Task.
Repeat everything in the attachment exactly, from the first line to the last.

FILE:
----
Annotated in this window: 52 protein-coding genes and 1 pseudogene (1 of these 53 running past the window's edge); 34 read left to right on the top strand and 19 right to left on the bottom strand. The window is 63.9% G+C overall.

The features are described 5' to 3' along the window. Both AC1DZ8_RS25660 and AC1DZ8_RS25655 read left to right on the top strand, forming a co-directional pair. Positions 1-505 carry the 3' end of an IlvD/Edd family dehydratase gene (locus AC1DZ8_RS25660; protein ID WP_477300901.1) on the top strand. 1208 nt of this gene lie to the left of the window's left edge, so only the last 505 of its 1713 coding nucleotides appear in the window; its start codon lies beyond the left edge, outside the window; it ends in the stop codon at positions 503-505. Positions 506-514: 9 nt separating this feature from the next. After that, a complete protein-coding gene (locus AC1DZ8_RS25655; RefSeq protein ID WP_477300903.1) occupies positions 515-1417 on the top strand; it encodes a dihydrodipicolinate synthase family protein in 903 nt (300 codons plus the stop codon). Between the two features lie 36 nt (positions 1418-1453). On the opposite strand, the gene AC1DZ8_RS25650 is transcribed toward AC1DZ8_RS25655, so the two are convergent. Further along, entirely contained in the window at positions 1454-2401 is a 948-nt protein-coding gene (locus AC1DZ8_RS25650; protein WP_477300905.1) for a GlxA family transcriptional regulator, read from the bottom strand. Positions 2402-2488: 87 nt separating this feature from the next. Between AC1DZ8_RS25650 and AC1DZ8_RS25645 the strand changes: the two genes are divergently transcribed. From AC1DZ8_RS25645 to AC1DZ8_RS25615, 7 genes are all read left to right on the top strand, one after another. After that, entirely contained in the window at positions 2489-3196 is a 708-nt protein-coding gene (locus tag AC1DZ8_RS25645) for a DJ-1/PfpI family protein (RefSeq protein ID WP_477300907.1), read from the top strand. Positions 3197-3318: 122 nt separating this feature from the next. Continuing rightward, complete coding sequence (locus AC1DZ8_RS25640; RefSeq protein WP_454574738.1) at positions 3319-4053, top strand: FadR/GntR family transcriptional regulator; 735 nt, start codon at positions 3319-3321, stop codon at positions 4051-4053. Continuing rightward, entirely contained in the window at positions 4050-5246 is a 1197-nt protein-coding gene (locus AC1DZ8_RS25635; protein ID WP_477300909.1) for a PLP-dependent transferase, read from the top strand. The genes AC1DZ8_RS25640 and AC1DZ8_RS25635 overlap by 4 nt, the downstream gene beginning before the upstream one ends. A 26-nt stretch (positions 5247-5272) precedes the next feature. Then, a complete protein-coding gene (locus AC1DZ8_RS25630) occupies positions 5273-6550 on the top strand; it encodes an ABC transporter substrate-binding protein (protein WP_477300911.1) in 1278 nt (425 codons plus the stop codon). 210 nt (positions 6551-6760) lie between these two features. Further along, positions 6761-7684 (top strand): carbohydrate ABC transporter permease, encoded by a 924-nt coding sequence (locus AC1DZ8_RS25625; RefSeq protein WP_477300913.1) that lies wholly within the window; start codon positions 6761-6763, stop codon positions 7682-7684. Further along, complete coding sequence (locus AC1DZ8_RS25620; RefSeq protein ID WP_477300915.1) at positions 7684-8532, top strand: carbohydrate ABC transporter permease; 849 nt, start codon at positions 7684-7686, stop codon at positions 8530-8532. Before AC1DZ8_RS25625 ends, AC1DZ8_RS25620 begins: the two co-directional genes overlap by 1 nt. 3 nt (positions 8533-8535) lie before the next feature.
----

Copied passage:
Annotated in this window: 52 protein-coding genes and 1 pseudogene (1 of these 53 running past the window's edge); 34 read left to right on the top strand and 19 right to left on the bottom strand. The window is 63.9% G+C overall.

The features are described 5' to 3' along the window. Both AC1DZ8_RS25660 and AC1DZ8_RS25655 read left to right on the top strand, forming a co-directional pair. Positions 1-505 carry the 3' end of an IlvD/Edd family dehydratase gene (locus AC1DZ8_RS25660; protein ID WP_477300901.1) on the top strand. 1208 nt of this gene lie to the left of the window's left edge, so only the last 505 of its 1713 coding nucleotides appear in the window; its start codon lies beyond the left edge, outside the window; it ends in the stop codon at positions 503-505. Positions 506-514: 9 nt separating this feature from the next. After that, a complete protein-coding gene (locus AC1DZ8_RS25655; RefSeq protein ID WP_477300903.1) occupies positions 515-1417 on the top strand; it encodes a dihydrodipicolinate synthase family protein in 903 nt (300 codons plus the stop codon). Between the two features lie 36 nt (positions 1418-1453). On the opposite strand, the gene AC1DZ8_RS25650 is transcribed toward AC1DZ8_RS25655, so the two are convergent. Further along, entirely contained in the window at positions 1454-2401 is a 948-nt protein-coding gene (locus AC1DZ8_RS25650; protein WP_477300905.1) for a GlxA family transcriptional regulator, read from the bottom strand. Positions 2402-2488: 87 nt separating this feature from the next. Between AC1DZ8_RS25650 and AC1DZ8_RS25645 the strand changes: the two genes are divergently transcribed. From AC1DZ8_RS25645 to AC1DZ8_RS25615, 7 genes are all read left to right on the top strand, one after another. After that, entirely contained in the window at positions 2489-3196 is a 708-nt protein-coding gene (locus tag AC1DZ8_RS25645) for a DJ-1/PfpI family protein (RefSeq protein ID WP_477300907.1), read from the top strand. Positions 3197-3318: 122 nt separating this feature from the next. Continuing rightward, complete coding sequence (locus AC1DZ8_RS25640; RefSeq protein WP_454574738.1) at positions 3319-4053, top strand: FadR/GntR family transcriptional regulator; 735 nt, start codon at positions 3319-3321, stop codon at positions 4051-4053. Continuing rightward, entirely contained in the window at positions 4050-5246 is a 1197-nt protein-coding gene (locus AC1DZ8_RS25635; protein ID WP_477300909.1) for a PLP-dependent transferase, read from the top strand. The genes AC1DZ8_RS25640 and AC1DZ8_RS25635 overlap by 4 nt, the downstream gene beginning before the upstream one ends. A 26-nt stretch (positions 5247-5272) precedes the next feature. Then, a complete protein-coding gene (locus AC1DZ8_RS25630) occupies positions 5273-6550 on the top strand; it encodes an ABC transporter substrate-binding protein (protein WP_477300911.1) in 1278 nt (425 codons plus the stop codon). 210 nt (positions 6551-6760) lie between these two features. Further along, positions 6761-7684 (top strand): carbohydrate ABC transporter permease, encoded by a 924-nt coding sequence (locus AC1DZ8_RS25625; RefSeq protein WP_477300913.1) that lies wholly within the window; start codon positions 6761-6763, stop codon positions 7682-7684. Further along, complete coding sequence (locus AC1DZ8_RS25620; RefSeq protein ID WP_477300915.1) at positions 7684-8532, top strand: carbohydrate ABC transporter permease; 849 nt, start codon at positions 7684-7686, stop codon at positions 8530-8532. Before AC1DZ8_RS25625 ends, AC1DZ8_RS25620 begins: the two co-directional genes overlap by 1 nt. 3 nt (positions 8533-8535) lie before the next feature.